When the power goes down, portable generators are very handy products but they are deadly if not used properly. Carbon monoxide poisoning from the the toxic engine exhaust can happen in minutes if a generator is used indoors! From 1999 to 2012, the Consumer Product Safety Commission received 547 reports of Carbon Monoxide Exposure incidents associated with portable generators. 732 people died as a result of these incidents (see CPSC Incidents, Deaths, and In-Depth Investigations Associated with Non-Fire Carbon Monoxide from Engine-Driven Generators and Other Engine-Driven Tools, 1999–2012).
Never use a portable generator in your garage, basement, crawlspace or sheds even if the windows are open.
The only way to use a portable generator properly is outside and at least 20 feets away from doors and windows. Make sure that the wind doesn’t blow CO into the house.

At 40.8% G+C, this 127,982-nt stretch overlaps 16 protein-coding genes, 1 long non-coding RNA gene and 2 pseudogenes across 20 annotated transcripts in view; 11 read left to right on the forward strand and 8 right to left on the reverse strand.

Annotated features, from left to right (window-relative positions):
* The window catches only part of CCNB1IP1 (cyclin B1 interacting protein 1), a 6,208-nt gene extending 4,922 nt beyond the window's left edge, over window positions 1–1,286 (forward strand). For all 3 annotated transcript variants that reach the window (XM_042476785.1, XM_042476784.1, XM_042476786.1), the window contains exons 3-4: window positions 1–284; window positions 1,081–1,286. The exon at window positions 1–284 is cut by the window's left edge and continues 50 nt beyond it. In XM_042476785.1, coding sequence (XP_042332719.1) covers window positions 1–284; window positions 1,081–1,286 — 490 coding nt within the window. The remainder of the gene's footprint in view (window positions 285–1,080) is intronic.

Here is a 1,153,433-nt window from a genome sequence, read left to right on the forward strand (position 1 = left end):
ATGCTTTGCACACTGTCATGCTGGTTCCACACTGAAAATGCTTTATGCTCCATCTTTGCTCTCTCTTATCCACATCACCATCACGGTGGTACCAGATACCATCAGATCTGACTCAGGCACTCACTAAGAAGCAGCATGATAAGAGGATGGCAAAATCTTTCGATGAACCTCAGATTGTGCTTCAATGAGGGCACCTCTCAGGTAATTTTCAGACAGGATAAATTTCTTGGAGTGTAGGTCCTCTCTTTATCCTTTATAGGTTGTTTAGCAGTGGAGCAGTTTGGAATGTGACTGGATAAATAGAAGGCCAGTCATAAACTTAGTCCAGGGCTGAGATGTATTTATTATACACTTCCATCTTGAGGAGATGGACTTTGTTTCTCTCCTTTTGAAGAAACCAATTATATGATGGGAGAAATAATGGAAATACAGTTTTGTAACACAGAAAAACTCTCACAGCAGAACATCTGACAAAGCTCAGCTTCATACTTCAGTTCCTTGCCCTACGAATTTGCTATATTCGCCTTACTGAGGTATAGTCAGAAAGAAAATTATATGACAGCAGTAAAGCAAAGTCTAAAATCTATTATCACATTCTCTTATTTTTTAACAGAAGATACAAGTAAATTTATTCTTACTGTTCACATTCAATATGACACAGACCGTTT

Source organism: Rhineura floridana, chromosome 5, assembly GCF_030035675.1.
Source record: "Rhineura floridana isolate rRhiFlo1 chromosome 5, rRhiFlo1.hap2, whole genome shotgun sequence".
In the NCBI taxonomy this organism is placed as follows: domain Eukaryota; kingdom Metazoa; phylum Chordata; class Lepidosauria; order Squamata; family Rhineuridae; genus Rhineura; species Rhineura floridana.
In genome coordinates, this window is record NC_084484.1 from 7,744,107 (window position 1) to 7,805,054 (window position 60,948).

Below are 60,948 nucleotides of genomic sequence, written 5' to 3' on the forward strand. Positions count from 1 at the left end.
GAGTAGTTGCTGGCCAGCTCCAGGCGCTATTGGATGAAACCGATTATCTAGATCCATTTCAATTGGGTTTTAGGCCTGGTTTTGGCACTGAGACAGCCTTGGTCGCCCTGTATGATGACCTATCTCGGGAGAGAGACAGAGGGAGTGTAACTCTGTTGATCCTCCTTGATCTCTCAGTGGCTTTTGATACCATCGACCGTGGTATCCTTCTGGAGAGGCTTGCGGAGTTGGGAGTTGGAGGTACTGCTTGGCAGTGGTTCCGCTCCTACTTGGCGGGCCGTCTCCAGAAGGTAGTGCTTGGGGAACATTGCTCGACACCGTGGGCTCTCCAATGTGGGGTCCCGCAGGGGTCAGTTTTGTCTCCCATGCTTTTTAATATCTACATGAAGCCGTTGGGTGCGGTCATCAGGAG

Also make sure that a battery operated Carbon Monoxide alarm is installed in the house!
In addition to Carbon Monoxide Poisoning, portable generators pose a risk of electrical hazard especially because they are often operated in wet conditions:
-Useng an outdoor open canopy like structure may help the generator stay dry
-Make sure your hands are dry before you touch the generator.
-Use long heavy duty power extensions free of cuts or tears.
NEVER try to power the house wiring by plugging the generator into a wall outlet (backfeeding). This is extremely dangerous and presents an electrocution risk to utility workers and neighbors served by the same utility transformer.
To avoid fire hazard do not store the fuel for your generator in your home. If you store it in your garage make sure it is not close to a fuel burning appliance. Before refiling your generator, turn it off and make sure it cools down.
For more information read the Consumer Product Safety Commission on portable generators
For more information on personal injury click here